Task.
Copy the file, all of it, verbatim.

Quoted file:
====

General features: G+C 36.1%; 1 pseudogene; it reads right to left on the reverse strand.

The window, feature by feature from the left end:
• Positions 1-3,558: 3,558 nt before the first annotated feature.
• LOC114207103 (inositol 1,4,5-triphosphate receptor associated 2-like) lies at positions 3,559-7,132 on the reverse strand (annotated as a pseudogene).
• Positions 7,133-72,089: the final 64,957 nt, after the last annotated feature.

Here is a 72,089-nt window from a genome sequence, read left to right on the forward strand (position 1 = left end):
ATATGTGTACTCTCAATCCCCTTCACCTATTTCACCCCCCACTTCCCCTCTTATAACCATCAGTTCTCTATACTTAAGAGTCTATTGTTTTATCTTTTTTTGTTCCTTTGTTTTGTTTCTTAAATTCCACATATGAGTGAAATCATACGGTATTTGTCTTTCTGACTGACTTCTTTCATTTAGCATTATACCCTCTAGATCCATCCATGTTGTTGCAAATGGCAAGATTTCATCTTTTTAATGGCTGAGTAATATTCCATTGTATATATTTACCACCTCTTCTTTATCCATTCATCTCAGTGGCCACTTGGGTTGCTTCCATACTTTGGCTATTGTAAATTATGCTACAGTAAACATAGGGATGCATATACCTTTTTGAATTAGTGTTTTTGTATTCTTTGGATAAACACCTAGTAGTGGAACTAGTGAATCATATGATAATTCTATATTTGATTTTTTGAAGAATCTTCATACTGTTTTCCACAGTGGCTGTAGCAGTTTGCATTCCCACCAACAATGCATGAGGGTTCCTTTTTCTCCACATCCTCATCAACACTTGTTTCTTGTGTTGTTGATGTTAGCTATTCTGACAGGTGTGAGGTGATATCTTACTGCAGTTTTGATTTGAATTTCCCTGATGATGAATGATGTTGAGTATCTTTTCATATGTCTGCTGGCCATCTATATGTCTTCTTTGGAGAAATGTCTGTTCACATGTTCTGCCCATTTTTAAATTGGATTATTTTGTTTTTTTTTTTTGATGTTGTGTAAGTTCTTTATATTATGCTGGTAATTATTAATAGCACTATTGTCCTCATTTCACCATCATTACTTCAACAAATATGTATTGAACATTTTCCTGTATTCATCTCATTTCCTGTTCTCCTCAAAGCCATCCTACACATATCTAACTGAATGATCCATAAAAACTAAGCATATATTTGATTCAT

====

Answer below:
General features: G+C 36.1%; 1 pseudogene; it reads right to left on the reverse strand.

The window, feature by feature from the left end:
• Positions 1-3,558: 3,558 nt before the first annotated feature.
• LOC114207103 (inositol 1,4,5-triphosphate receptor associated 2-like) lies at positions 3,559-7,132 on the reverse strand (annotated as a pseudogene).
• Positions 7,133-72,089: the final 64,957 nt, after the last annotated feature.

Here is a 72,089-nt window from a genome sequence, read left to right on the forward strand (position 1 = left end):
ATATGTGTACTCTCAATCCCCTTCACCTATTTCACCCCCCACTTCCCCTCTTATAACCATCAGTTCTCTATACTTAAGAGTCTATTGTTTTATCTTTTTTTGTTCCTTTGTTTTGTTTCTTAAATTCCACATATGAGTGAAATCATACGGTATTTGTCTTTCTGACTGACTTCTTTCATTTAGCATTATACCCTCTAGATCCATCCATGTTGTTGCAAATGGCAAGATTTCATCTTTTTAATGGCTGAGTAATATTCCATTGTATATATTTACCACCTCTTCTTTATCCATTCATCTCAGTGGCCACTTGGGTTGCTTCCATACTTTGGCTATTGTAAATTATGCTACAGTAAACATAGGGATGCATATACCTTTTTGAATTAGTGTTTTTGTATTCTTTGGATAAACACCTAGTAGTGGAACTAGTGAATCATATGATAATTCTATATTTGATTTTTTGAAGAATCTTCATACTGTTTTCCACAGTGGCTGTAGCAGTTTGCATTCCCACCAACAATGCATGAGGGTTCCTTTTTCTCCACATCCTCATCAACACTTGTTTCTTGTGTTGTTGATGTTAGCTATTCTGACAGGTGTGAGGTGATATCTTACTGCAGTTTTGATTTGAATTTCCCTGATGATGAATGATGTTGAGTATCTTTTCATATGTCTGCTGGCCATCTATATGTCTTCTTTGGAGAAATGTCTGTTCACATGTTCTGCCCATTTTTAAATTGGATTATTTTGTTTTTTTTTTTTGATGTTGTGTAAGTTCTTTATATTATGCTGGTAATTATTAATAGCACTATTGTCCTCATTTCACCATCATTACTTCAACAAATATGTATTGAACATTTTCCTGTATTCATCTCATTTCCTGTTCTCCTCAAAGCCATCCTACACATATCTAACTGAATGATCCATAAAAACTAAGCATATATTTGATTCAT